Women who have had breast cancer may be at risk for another health problem – falls and bone fractures. According to a new study published in the Archives of Physical Medicine and Rehabilitation, women diagnosed with breast cancer and treated for the disease have a greater risk of falling than other women.
Chemotherapy for Breast Cancer: Does It Increase the Risk of Falling?
When researchers studied post-menopausal breast cancer survivors, they discovered a whopping 58% of them had taken a tumble within the past year – twice the fall rate of healthy seniors who had never had breast cancer. Falls in older women increase the risk of bone fractures, especially in women who have low bone density.
To find out why the risk of falls was higher in breast cancer survivors, the researchers used neuromuscular and balance studies to examine some of these women. They found the breast cancer survivors had more balance-related issues than seniors who had never had breast cancer. Why the difference? They believe the chemotherapy for breast cancer they received affected their vestibular system, the portion of the inner ear that helps to control balance.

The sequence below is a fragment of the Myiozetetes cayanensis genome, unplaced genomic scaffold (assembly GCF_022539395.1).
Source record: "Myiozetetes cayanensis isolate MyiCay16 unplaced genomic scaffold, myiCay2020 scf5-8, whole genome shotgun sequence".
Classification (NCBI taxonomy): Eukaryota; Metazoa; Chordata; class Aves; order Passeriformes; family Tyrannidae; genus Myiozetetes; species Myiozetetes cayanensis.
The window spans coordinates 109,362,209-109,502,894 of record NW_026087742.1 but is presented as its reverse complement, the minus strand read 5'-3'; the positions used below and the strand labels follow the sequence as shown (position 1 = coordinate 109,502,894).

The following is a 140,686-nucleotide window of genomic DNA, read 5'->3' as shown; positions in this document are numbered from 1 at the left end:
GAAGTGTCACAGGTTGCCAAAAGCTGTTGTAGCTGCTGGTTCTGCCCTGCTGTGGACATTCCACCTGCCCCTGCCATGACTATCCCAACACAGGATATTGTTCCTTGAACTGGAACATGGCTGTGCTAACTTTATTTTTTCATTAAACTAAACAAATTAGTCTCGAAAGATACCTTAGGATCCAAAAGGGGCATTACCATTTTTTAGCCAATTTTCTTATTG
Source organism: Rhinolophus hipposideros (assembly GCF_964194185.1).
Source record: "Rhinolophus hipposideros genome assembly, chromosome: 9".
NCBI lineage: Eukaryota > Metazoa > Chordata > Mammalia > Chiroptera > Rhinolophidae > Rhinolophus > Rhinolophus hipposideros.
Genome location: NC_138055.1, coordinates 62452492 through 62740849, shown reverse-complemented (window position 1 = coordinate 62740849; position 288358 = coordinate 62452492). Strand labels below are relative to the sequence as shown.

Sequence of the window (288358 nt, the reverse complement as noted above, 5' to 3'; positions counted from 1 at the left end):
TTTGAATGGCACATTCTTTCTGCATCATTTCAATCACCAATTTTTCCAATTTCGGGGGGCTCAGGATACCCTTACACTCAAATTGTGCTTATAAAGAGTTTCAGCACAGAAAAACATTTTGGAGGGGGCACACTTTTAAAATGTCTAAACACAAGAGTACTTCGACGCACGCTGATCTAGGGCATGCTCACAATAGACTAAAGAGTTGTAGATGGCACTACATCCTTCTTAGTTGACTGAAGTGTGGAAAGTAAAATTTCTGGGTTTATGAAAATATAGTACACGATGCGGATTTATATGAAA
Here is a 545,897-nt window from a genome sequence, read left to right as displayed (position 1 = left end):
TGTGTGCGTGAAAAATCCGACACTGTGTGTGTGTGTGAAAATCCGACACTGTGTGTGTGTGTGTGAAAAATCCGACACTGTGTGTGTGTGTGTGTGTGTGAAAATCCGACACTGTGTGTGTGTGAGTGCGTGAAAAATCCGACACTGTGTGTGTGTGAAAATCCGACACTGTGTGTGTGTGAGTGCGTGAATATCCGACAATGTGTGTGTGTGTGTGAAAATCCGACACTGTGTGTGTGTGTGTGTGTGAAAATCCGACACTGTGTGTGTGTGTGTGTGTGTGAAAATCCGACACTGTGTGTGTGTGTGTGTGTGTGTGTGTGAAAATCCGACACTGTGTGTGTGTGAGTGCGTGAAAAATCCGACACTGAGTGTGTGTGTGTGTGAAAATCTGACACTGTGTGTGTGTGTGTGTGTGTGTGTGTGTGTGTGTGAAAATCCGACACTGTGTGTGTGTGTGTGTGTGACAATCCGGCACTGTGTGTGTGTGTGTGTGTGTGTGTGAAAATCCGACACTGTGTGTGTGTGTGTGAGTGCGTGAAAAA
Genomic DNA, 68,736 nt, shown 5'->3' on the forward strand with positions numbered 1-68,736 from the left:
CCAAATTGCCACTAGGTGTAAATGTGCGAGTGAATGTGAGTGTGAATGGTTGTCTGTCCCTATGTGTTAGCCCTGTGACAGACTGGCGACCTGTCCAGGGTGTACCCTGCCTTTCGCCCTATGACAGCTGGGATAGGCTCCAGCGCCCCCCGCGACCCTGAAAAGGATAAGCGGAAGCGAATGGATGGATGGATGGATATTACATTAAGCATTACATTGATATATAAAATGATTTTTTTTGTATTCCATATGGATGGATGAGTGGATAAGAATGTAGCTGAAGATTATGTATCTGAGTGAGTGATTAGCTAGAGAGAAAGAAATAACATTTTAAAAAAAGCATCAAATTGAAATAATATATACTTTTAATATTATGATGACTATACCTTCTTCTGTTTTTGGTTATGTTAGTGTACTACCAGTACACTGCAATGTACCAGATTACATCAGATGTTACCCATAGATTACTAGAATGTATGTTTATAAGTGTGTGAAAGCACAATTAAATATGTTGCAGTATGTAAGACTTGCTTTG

Breast Cancer Chemotherapy Can Cause Nerve Damage Too
Women who get chemotherapy for breast cancer and other types of cancer can also have damage to nerves that carry information from the body to the brain. This can lead to balance problems, muscle weakness or numbness and tingling in the hands or feet. Some chemotherapy drugs directly damage peripheral nerves, but if the nerve damage isn’t severe, the nerves may eventually repair themselves over time.
Women Who Get Chemotherapy Are at Higher Risk for Fracture
Women who get chemotherapy often undergo premature menopause, which lowers estrogen levels that help preserve bone health. Some women take aromatase-inhibitors during their breast cancer treatment. This class of medications lowers estrogen levels, so they also contribute to low bone density.
The Bottom Line?
Many women who get chemotherapy are unaware of these balance-related issues – and that chemotherapy drugs can lower bone density. Not all women will experience these symptoms to the same degree. It’s best to talk to a doctor about these issues before getting chemotherapy for breast cancer.
Eurekalert.org. “Breast Cancer Survivors at Higher Risk for Falls”
Merck Manual. Eighteenth edition. 2006.